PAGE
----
SCOTT DEPOT — Peyton Aurelio is a normal 10-year-old girl. She's about to start fifth grade at Scott Teays Elementary, and she enjoys soccer, gymnastics and being with her friends. And she doesn't mind showing off her scar. Every year since kindergarten, Peyton has raised funds for the American Heart Association, which is something very close to home.

When she was 11 months old, Peyton's mother, Kim Aurelio, knew something was wrong. Peyton wouldn't gain weight and was labeled a failure to thrive (FTT). Eventually, doctors discovered she had a hole in her heart, and Peyton had to have open heart surgery.

"You're a new mom, first kid, and you're told, 'Hey, your kid's going to have open heart surgery,'" Kim said. "It was very scary. I instantly started crying. And within two weeks, we were in Morgantown, getting her heart repaired.

"She amazed me though because as soon as she had the surgery, they had her hooked up and all that, and once they unhooked her and took the sedation down, she's in the high-top crib bouncing up and down."

At a year old, Peyton was a heart baby for the AHA and was the poster baby for local Heart Walks, until she was old enough to fundraise on her own in school. Each year, Peyton has raised close to or even more than $1,300 for the AHA through the Kids Heart Challenge, previously known as Jump Rope for Heart.

She's been awarded prizes, including certificates, trophies and medals, for being the top fundraiser in the state, as well as at her school. She's also been recognized in the Kids Heart Challenge national magazine twice, most recently this year.

Kim said the most important part of the yearly fundraisers is raising awareness about heart defects and heart conditions. Peyton, and other students with heart conditions, stand up in front of their school, and Peyton shows her scar while sharing her story.

"We fundraise money for the American Heart Association to make kids aware that heart disease isn't just in old people, it's affecting young children of all ages, even from the time they're born," Kim said. "We pulled up probably four people from our school this past year; all of them had heart defects. And so we just try to get it out as much as possible and fundraise as much money as we can."

Kim said the Kids Heart Challenge differs from other fundraisers, and she hopes parents understand that.

"Heart disease affects everybody, and I know a lot of times when the heart flyers come home, people think, 'Oh, it's just one more fundraiser from the school,'" she said.

"But this fundraiser helps kids nationwide. And it helps parents like me get information that they need about helping their children and finding new ways to where kids like (Peyton) may not have had to have full blown open heart surgery, they can do other things. So the money goes to a good cause. It's not just one more fundraiser."

Through their work with the AHA, the Aurelio family has been able to attend a luncheon and webinar with members of AHA, as well as attend a Cincinnati Reds game, when the AHA partnered with the Reds.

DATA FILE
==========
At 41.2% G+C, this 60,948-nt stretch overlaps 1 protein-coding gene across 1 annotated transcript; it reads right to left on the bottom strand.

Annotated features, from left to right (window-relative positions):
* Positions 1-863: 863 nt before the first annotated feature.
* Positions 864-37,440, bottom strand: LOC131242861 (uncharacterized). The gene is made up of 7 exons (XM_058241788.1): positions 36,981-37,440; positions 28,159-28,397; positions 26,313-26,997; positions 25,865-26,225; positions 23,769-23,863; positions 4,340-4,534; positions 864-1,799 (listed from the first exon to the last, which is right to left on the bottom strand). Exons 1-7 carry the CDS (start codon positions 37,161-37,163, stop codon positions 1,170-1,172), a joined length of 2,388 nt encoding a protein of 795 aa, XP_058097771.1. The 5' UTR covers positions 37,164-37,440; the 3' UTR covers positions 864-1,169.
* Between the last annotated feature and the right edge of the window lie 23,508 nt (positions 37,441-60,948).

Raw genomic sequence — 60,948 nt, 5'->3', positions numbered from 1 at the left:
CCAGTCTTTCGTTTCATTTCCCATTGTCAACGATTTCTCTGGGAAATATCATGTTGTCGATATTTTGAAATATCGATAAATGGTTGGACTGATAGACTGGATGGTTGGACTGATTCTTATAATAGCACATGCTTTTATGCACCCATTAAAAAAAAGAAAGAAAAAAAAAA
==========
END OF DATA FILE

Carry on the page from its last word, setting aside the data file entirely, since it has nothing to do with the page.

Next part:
"We got to go and parade around the Reds field," Kim said.

"They got to meet a couple of the baseball players. And so it was a great experience for the kids because they're on the jumbotron as they walk by and they're waving. So not many people can say that they've walked on the major league field, and we sat through the Reds game and loved every bit of it. It was awesome. Now she likes watching baseball games."

Kim said the AHA and its members have become like family to her during this journey with Peyton.

"The American Heart Association isn't just an association or someone we fundraise for - they've become our family," Kim said. "I couldn't ask for better people. They really are our family. And so to sit down and eat lunch with them and meet other people on the webinar from all across the United States - and they hand her an award for being such an active participant - it just is very moving."

Kim is part of a Heart Moms group on Facebook and said she encourages people to join. She also offered advice for other parents who have children with heart conditions.

"The scariest part is after your child comes out of surgery, and you walk in and there's all these machines and the tubes and everything everywhere," Kim said. "So it was beneficial when they started the Heart Moms group, because we were able to relate to each other. There's people in this group from all across the United States. So just stay strong. Kids are resilient. They'll bounce back."

Though Peyton hasn't needed any more surgery, she was hospitalized a few years ago for partial pericarditis, when her heart was surrounded by too much fluid. There has been no trouble since then, and Peyton's heart is monitored every year.

Peyton said she had some words of encouragement for kids going through similar experiences.

"Stay strong. You'll end up good no matter what," Peyton said.

Those interested in donating to the American Heart Association may do so at, to donate online or search local fundraisers. They may also search local schools participating in the Kids Heart Challenge to donate to. Scott Teays Elementary's Kids Heart Challenge takes place each February during Heart Month.


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